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Credit-Driven Train Crash, Part 1

May 11, 2018

In last week’s letter, I mentioned an insightful comment my friend Peter Boockvar made at dinner in New York: “We now have credit cycles instead of economic cycles.” That one sentence provoked numerous phone calls and emails, all seeking elaboration. What did Peter mean by that statement?

I vividly remembered that quote because it resonated with me. I’ve been saying for some time that the next financial crisis will bring a major debt crisis. But as you’ll see today, it is a small part, maybe the opening event, of a rapidly-approaching train wreck. We’ll need several weeks to tease out all the causes and consequences, so this letter will be the first in a series. These will be some of the most important letters I’ve ever written. Something is on the tracks ahead and I don’t see how we’ll avoid hitting it. So, read these next few letters carefully.

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Now, let’s talk about the coming train crash.

Cycling Economies

In 1999, I began saying the tech bubble would eventually spark a recession. Timing was unclear because stock bubbles can blow way bigger than we can imagine. Then the yield curve inverted, and I said recession was certain. I was early in that call, but it happened.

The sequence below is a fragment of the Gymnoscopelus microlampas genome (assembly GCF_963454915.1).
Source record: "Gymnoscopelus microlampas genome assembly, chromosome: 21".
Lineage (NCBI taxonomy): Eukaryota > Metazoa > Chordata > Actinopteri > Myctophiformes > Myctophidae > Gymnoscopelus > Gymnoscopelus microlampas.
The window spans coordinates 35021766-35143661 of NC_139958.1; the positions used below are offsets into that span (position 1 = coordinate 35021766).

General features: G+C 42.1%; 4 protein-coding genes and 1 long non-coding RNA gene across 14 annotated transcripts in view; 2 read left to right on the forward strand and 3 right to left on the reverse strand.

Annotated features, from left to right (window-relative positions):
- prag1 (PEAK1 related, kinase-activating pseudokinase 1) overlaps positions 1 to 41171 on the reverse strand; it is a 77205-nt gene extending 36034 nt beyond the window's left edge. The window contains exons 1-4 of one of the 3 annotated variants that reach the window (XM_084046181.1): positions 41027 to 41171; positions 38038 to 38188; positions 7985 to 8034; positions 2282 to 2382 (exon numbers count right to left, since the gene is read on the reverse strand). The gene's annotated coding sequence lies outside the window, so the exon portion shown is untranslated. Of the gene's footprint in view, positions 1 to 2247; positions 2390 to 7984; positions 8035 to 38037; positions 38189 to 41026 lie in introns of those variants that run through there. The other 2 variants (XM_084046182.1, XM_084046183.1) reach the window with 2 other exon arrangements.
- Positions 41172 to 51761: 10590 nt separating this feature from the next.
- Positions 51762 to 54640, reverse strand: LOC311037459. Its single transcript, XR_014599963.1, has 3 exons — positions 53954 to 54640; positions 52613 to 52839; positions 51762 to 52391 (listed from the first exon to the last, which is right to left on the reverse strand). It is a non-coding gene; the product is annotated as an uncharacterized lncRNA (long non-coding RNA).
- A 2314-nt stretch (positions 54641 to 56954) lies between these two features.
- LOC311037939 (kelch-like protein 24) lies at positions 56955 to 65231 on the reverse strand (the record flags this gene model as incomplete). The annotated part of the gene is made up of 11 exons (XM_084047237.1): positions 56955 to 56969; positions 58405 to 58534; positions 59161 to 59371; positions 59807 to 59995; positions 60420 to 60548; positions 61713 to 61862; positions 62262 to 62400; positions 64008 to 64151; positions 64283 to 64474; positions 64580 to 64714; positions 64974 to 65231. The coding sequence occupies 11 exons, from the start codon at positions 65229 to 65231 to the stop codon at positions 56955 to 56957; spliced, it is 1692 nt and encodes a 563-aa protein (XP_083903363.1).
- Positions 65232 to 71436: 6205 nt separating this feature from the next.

In late 2006, I began highlighting the subprime crisis, and subsequently the yield curve again inverted, necessitating another recession call. Again, I was early, but you see the pattern.

Now let’s fast-forward to today. Here’s what I said last week that drew so much interest.

Peter [Boockvar] made an extraordinarily cogent comment that I’m going to use from now on: “We no longer have business cycles, we have credit cycles.”

For those who don’t know Peter, he is the CIO of Bleakley Advisory Group and editor of the excellent Boock Report. Let’s cut that small but meaty sound bite into pieces.

What do we mean by “business cycle,” exactly? Well, it looks something like this:


Photo: Wikispaces (Creative Commons license)

A growing economy peaks, contracts to a trough (what we call “recession”), recovers to enter prosperity, and hits a higher peak. Then the process repeats. The economy is always in either expansion or contraction.

Economists disagree on the details of all this. Wikipedia has a good overview of the various perspectives, if you want to geek out. The high-level question is why economies must cycle at all. Why can’t we have steady growth all the time? Answers vary. Whatever it is, periodically something derails growth and something else restarts it.